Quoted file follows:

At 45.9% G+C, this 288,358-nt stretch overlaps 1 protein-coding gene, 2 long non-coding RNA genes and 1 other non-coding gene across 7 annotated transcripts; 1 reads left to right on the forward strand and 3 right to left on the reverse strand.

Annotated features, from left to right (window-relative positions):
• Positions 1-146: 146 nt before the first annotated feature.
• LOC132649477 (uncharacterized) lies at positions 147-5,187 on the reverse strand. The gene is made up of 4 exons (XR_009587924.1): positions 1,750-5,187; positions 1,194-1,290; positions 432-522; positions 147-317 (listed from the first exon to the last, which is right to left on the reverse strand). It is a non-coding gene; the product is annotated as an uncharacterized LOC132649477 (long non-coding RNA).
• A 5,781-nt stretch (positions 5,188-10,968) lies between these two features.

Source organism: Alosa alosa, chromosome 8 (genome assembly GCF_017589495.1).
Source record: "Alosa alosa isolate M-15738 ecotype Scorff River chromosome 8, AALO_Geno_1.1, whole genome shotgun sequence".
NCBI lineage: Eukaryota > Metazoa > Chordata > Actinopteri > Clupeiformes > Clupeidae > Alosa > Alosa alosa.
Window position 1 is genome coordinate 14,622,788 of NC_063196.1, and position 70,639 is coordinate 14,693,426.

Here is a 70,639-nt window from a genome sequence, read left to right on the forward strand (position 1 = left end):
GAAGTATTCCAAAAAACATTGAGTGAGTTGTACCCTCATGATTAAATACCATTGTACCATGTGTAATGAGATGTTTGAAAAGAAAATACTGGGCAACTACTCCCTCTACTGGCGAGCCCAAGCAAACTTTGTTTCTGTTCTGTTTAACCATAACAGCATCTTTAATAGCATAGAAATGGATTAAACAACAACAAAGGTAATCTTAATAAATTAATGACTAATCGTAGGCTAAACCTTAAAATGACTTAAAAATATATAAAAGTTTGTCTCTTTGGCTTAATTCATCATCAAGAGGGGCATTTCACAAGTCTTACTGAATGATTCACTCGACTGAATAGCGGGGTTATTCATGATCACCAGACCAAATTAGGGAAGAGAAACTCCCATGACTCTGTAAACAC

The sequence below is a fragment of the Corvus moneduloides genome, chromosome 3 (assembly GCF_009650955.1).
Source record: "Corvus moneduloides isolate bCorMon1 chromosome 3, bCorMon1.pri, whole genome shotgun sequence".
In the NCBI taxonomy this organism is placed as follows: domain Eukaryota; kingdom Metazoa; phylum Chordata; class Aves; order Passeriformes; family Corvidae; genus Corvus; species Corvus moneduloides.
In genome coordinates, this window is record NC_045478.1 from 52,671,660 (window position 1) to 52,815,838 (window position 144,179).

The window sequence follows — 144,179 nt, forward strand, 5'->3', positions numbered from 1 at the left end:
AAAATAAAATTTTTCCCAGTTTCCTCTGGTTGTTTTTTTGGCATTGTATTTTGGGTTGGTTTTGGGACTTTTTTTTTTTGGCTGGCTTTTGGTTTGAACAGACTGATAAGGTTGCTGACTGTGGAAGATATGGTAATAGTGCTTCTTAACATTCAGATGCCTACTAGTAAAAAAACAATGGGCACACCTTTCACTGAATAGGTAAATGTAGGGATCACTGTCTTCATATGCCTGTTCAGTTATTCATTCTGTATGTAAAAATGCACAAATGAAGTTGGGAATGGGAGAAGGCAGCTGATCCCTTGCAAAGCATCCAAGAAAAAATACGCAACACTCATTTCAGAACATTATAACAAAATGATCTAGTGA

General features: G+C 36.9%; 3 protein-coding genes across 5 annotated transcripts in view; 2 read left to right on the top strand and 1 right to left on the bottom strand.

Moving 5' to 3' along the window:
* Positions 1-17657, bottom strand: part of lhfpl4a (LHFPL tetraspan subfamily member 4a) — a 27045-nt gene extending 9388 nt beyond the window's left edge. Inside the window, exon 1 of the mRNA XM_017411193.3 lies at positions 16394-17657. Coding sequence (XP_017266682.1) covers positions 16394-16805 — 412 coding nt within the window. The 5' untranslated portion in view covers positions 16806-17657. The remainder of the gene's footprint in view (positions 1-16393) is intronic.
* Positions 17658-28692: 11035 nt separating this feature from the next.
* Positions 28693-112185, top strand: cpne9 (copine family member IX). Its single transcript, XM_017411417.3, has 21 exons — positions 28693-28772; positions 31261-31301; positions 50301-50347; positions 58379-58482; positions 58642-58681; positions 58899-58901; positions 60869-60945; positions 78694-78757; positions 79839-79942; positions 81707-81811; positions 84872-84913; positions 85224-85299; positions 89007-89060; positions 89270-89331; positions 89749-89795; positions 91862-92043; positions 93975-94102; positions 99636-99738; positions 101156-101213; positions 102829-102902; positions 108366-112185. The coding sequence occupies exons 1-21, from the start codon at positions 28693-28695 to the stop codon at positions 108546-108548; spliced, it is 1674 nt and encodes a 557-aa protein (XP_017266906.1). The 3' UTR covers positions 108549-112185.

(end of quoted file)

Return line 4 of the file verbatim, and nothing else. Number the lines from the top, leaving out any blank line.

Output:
• LOC132649477 (uncharacterized) lies at positions 147-5,187 on the reverse strand. The gene is made up of 4 exons (XR_009587924.1): positions 1,750-5,187; positions 1,194-1,290; positions 432-522; positions 147-317 (listed from the first exon to the last, which is right to left on the reverse strand). It is a non-coding gene; the product is annotated as an uncharacterized LOC132649477 (long non-coding RNA).